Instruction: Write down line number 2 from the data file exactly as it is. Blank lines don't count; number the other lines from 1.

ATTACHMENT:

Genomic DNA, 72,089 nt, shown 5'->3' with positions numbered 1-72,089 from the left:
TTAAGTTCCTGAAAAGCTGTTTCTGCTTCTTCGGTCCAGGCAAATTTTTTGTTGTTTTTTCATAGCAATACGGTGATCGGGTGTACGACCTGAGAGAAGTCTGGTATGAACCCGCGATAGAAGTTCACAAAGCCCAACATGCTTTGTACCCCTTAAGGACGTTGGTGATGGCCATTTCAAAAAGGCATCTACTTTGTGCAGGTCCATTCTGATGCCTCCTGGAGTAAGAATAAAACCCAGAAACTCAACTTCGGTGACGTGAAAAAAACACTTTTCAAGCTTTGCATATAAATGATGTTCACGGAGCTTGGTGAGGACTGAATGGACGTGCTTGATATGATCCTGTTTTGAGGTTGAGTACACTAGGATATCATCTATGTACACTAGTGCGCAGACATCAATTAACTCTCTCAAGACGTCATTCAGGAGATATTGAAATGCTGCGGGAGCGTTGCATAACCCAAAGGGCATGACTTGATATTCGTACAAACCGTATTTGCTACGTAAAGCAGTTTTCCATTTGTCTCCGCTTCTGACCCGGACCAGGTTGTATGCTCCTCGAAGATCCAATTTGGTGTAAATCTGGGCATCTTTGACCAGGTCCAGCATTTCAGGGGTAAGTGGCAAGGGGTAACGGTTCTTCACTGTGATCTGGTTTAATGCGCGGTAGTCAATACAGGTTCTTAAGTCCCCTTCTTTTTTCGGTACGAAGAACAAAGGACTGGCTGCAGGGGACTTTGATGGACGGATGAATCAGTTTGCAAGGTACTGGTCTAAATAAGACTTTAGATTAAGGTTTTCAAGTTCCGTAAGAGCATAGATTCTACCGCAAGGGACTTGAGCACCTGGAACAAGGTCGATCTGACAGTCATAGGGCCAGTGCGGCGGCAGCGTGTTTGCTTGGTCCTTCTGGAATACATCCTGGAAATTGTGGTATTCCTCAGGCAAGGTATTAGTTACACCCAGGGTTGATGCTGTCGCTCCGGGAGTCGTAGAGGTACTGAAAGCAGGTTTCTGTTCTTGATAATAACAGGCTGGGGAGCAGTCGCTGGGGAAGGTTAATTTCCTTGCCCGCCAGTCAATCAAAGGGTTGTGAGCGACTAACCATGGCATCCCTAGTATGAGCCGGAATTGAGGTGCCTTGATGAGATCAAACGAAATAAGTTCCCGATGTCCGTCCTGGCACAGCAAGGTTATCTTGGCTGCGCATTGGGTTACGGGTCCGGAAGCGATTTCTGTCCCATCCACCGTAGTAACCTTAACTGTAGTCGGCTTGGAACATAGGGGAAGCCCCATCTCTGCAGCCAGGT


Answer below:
TTAAGTTCCTGAAAAGCTGTTTCTGCTTCTTCGGTCCAGGCAAATTTTTTGTTGTTTTTTCATAGCAATACGGTGATCGGGTGTACGACCTGAGAGAAGTCTGGTATGAACCCGCGATAGAAGTTCACAAAGCCCAACATGCTTTGTACCCCTTAAGGACGTTGGTGATGGCCATTTCAAAAAGGCATCTACTTTGTGCAGGTCCATTCTGATGCCTCCTGGAGTAAGAATAAAACCCAGAAACTCAACTTCGGTGACGTGAAAAAAACACTTTTCAAGCTTTGCATATAAATGATGTTCACGGAGCTTGGTGAGGACTGAATGGACGTGCTTGATATGATCCTGTTTTGAGGTTGAGTACACTAGGATATCATCTATGTACACTAGTGCGCAGACATCAATTAACTCTCTCAAGACGTCATTCAGGAGATATTGAAATGCTGCGGGAGCGTTGCATAACCCAAAGGGCATGACTTGATATTCGTACAAACCGTATTTGCTACGTAAAGCAGTTTTCCATTTGTCTCCGCTTCTGACCCGGACCAGGTTGTATGCTCCTCGAAGATCCAATTTGGTGTAAATCTGGGCATCTTTGACCAGGTCCAGCATTTCAGGGGTAAGTGGCAAGGGGTAACGGTTCTTCACTGTGATCTGGTTTAATGCGCGGTAGTCAATACAGGTTCTTAAGTCCCCTTCTTTTTTCGGTACGAAGAACAAAGGACTGGCTGCAGGGGACTTTGATGGACGGATGAATCAGTTTGCAAGGTACTGGTCTAAATAAGACTTTAGATTAAGGTTTTCAAGTTCCGTAAGAGCATAGATTCTACCGCAAGGGACTTGAGCACCTGGAACAAGGTCGATCTGACAGTCATAGGGCCAGTGCGGCGGCAGCGTGTTTGCTTGGTCCTTCTGGAATACATCCTGGAAATTGTGGTATTCCTCAGGCAAGGTATTAGTTACACCCAGGGTTGATGCTGTCGCTCCGGGAGTCGTAGAGGTACTGAAAGCAGGTTTCTGTTCTTGATAATAACAGGCTGGGGAGCAGTCGCTGGGGAAGGTTAATTTCCTTGCCCGCCAGTCAATCAAAGGGTTGTGAGCGACTAACCATGGCATCCCTAGTATGAGCCGGAATTGAGGTGCCTTGATGAGATCAAACGAAATAAGTTCCCGATGTCCGTCCTGGCACAGCAAGGTTATCTTGGCTGCGCATTGGGTTACGGGTCCGGAAGCGATTTCTGTCCCATCCACCGTAGTAACCTTAACTGTAGTCGGCTTGGAACATAGGGGAAGCCCCATCTCTGCAGCCAGGT